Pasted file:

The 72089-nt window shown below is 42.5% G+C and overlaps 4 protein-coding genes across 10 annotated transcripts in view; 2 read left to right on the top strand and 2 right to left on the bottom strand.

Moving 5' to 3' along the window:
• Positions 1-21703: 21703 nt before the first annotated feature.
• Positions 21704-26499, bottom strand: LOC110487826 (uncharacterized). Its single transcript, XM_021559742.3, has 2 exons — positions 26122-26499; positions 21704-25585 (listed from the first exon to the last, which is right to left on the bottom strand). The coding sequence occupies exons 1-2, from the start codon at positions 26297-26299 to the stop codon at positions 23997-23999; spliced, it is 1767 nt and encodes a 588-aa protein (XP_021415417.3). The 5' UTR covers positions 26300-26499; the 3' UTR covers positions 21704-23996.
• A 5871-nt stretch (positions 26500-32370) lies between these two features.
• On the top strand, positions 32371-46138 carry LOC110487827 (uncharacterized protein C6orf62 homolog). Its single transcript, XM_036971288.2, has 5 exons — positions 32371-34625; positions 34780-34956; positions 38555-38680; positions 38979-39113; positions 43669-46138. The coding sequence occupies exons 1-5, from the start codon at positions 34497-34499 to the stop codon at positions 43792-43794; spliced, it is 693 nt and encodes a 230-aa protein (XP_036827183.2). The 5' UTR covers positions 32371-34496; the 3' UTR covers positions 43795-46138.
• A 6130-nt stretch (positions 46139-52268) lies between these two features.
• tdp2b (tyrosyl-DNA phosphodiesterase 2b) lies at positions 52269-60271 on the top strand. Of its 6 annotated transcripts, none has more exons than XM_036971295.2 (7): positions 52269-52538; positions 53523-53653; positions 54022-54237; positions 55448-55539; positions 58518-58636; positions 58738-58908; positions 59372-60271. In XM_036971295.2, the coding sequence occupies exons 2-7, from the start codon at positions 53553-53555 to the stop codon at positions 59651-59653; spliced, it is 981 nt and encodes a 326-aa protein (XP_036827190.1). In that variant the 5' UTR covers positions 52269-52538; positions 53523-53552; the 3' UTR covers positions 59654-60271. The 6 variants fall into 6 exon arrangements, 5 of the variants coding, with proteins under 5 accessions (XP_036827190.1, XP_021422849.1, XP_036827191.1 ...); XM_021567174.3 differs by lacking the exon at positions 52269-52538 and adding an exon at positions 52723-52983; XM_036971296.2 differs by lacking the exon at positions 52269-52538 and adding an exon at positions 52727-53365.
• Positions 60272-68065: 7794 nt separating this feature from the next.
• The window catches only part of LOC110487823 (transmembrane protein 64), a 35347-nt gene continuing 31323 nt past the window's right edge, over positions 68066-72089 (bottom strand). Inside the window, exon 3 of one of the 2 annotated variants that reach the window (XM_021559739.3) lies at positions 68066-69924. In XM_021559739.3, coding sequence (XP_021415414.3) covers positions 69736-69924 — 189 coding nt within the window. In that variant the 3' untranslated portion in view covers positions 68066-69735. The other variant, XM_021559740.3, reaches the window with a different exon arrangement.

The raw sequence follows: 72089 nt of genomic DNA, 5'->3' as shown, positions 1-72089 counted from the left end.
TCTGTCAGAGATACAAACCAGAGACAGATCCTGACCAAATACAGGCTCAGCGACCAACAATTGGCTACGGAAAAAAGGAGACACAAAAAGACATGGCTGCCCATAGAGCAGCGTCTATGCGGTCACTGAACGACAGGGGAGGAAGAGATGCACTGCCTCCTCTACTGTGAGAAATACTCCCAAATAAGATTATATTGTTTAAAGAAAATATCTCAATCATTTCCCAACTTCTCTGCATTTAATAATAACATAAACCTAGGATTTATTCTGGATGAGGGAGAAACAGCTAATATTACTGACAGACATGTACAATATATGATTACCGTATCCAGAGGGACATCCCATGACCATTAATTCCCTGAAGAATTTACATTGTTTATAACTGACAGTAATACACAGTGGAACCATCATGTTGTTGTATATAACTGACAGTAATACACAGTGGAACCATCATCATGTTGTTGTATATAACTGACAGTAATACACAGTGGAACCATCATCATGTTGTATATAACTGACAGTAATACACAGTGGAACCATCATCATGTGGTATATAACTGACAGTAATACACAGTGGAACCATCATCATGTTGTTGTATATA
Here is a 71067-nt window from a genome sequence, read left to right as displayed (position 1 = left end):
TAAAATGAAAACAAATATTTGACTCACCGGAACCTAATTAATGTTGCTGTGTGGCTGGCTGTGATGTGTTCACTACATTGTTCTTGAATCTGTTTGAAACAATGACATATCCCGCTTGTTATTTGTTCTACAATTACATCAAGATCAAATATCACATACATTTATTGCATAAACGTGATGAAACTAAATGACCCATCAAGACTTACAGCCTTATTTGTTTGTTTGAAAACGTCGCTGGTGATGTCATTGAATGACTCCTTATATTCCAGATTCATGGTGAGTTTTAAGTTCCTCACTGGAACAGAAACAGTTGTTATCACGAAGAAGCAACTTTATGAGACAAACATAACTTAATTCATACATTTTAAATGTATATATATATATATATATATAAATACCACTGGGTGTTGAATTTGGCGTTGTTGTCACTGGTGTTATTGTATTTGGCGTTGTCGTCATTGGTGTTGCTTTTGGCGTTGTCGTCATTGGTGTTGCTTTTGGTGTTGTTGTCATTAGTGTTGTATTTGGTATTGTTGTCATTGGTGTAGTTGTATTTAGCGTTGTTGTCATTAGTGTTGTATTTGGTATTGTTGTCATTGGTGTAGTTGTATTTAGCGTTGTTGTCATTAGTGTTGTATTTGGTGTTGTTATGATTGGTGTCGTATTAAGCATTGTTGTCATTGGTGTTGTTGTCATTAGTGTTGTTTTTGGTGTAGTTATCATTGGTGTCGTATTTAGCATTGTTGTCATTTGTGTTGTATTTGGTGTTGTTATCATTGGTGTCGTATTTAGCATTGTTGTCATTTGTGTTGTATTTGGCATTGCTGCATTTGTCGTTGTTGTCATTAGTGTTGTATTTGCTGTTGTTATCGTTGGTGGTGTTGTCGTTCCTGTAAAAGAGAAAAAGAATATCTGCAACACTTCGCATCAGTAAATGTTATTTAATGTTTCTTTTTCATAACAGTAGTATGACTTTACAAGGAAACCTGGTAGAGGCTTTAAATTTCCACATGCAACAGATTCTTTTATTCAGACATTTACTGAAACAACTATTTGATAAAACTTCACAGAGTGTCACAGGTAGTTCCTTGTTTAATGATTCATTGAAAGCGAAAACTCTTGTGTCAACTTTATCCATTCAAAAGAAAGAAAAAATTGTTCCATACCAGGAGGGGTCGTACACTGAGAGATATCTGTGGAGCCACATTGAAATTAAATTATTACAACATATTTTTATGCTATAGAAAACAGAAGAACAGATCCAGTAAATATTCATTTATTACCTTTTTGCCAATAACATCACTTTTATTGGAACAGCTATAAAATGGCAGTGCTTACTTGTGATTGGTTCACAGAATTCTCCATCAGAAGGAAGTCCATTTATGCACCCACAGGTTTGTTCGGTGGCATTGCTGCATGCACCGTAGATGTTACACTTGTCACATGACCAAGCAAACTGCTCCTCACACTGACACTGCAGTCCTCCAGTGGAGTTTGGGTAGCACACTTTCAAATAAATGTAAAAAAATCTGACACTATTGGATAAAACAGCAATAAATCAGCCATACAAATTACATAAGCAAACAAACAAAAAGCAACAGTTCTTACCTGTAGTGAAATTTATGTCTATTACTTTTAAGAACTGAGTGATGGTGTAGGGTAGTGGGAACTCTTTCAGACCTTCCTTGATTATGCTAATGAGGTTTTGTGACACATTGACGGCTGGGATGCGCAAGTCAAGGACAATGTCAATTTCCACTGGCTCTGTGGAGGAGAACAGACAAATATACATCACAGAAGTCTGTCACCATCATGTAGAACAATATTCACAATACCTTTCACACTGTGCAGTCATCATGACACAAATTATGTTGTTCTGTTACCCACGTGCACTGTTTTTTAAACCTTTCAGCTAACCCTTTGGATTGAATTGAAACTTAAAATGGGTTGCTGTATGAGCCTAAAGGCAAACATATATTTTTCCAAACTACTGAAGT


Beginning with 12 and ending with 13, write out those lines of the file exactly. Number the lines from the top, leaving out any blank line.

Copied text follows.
TCTGTCAGAGATACAAACCAGAGACAGATCCTGACCAAATACAGGCTCAGCGACCAACAATTGGCTACGGAAAAAAGGAGACACAAAAAGACATGGCTGCCCATAGAGCAGCGTCTATGCGGTCACTGAACGACAGGGGAGGAAGAGATGCACTGCCTCCTCTACTGTGAGAAATACTCCCAAATAAGATTATATTGTTTAAAGAAAATATCTCAATCATTTCCCAACTTCTCTGCATTTAATAATAACATAAACCTAGGATTTATTCTGGATGAGGGAGAAACAGCTAATATTACTGACAGACATGTACAATATATGATTACCGTATCCAGAGGGACATCCCATGACCATTAATTCCCTGAAGAATTTACATTGTTTATAACTGACAGTAATACACAGTGGAACCATCATGTTGTTGTATATAACTGACAGTAATACACAGTGGAACCATCATCATGTTGTTGTATATAACTGACAGTAATACACAGTGGAACCATCATCATGTTGTATATAACTGACAGTAATACACAGTGGAACCATCATCATGTGGTATATAACTGACAGTAATACACAGTGGAACCATCATCATGTTGTTGTATATA
Here is a 71067-nt window from a genome sequence, read left to right as displayed (position 1 = left end):